Ten years ago, there wasn’t a policy community, retired military, or civilians in government or active duty military who cared about this issue. There is now.

And the truth is reducing greenhouse gas emissions is a security issue. Why? Because if we don’t address the challenge of reducing greenhouse gas emissions, we as a species won’t be able to adapt our way out of this problem. Runaway climate change, a 4° or 5°C increase in average global temperatures by the end of this century, will be an existential challenge for us as a species and many other living things. It won’t just be islands in the Pacific that cease to exist because of climate change. It will be places like Miami. The future depicted by Al Gore, with his earnest slideshow maps of coastal inundation, is what we will be facing, but it’s not just going to be the gradual rise of the seas that give us time to mimic the Dutch with coastal protections around populated areas.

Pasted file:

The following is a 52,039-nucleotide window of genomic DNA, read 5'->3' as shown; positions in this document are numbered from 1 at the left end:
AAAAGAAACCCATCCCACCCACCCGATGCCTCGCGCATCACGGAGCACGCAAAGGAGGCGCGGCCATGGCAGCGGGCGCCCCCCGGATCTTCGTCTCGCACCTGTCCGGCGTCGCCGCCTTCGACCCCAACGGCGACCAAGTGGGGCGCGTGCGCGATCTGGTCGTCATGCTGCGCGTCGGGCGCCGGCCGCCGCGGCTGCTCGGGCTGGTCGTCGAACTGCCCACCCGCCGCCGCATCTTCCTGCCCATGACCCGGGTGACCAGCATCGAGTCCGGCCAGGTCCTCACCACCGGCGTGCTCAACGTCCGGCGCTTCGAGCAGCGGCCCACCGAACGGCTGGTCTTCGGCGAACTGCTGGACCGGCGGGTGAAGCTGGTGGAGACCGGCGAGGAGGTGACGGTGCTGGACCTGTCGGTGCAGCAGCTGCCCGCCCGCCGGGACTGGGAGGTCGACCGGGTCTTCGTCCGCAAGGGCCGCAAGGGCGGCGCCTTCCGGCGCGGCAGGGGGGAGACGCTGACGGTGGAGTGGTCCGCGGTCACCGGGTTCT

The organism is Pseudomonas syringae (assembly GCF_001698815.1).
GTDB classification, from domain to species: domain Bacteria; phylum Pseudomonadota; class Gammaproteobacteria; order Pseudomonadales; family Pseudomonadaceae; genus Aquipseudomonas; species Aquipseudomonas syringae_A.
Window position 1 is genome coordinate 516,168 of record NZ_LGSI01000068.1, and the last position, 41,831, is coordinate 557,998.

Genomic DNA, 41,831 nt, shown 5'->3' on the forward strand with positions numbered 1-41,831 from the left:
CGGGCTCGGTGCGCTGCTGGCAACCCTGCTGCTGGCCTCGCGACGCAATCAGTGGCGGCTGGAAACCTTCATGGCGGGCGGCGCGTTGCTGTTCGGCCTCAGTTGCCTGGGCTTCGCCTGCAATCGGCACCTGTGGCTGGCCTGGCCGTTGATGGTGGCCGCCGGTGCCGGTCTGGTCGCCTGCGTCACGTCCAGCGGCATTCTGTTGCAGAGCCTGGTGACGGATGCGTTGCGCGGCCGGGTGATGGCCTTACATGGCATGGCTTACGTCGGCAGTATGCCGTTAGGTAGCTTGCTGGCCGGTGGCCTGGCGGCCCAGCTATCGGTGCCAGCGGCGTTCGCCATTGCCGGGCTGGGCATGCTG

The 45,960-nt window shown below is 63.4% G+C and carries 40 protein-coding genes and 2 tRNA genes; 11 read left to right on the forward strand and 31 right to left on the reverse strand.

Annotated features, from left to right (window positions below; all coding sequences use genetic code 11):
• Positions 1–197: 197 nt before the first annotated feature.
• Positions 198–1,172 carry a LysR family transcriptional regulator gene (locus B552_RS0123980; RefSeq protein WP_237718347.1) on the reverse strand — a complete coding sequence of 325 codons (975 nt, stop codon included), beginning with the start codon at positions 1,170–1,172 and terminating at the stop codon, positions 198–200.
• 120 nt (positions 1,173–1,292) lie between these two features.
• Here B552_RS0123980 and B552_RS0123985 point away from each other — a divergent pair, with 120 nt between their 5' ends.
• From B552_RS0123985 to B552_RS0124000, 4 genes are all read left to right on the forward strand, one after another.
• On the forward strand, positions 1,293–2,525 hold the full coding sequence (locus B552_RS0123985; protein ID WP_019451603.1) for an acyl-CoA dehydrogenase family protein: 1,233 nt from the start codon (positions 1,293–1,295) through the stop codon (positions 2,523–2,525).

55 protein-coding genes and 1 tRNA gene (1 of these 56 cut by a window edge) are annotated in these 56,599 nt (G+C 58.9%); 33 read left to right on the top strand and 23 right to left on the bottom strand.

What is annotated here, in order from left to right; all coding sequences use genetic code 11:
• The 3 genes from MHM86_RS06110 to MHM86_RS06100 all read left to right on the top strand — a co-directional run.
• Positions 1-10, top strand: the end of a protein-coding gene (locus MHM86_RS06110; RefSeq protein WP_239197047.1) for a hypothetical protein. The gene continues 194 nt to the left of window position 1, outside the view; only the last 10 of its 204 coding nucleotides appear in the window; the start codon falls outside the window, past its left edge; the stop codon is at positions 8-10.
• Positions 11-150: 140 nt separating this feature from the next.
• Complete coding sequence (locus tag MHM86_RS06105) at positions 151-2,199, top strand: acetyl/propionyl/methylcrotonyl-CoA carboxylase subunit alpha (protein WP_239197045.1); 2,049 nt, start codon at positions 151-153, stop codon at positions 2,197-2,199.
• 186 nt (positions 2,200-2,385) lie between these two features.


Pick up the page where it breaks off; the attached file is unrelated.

No, it’s going to be that plus storm surge and 50 inches of rain falling in a few days as occurred in Houston, Texas during Hurricane Harvey in 2017. It’s going to be the Arctic heating up to be 20° or 30°F above seasonal norms. It’s going to be searing temperatures that make it too hot to be outside for long in the Middle East and South Asia with implications for access to water, agriculture, electricity, and, really, human habitability. These are the kinds of effects that led the journalist David Wallace-Wells to write a dystopian essay and then book, The Uninhabitable Earth.

I’ve known mitigation was a security issue for as long as I’ve been writing about it, but I really only started to twin them in print in my essay last summer for Foreign Affairs, which the editors gave the understated title: “Warming World: Why Climate Change Matters More than Anything Else.”

I don’t think the climate security community will be as quiet about the mitigation challenge going forward. I think the turning point was when the Trump administration sought to bring a red teaming exercise of climate science back from the dead. The previous ill-fated effort had been championed by then-administrator of the Environmental Protection Agency Scott Pruitt, only to be shot down by the White House chief of staff. The second effort was to be led by William Happer, a retired physicist and longtime climate skeptic who somehow wangled a job on the National Security Council.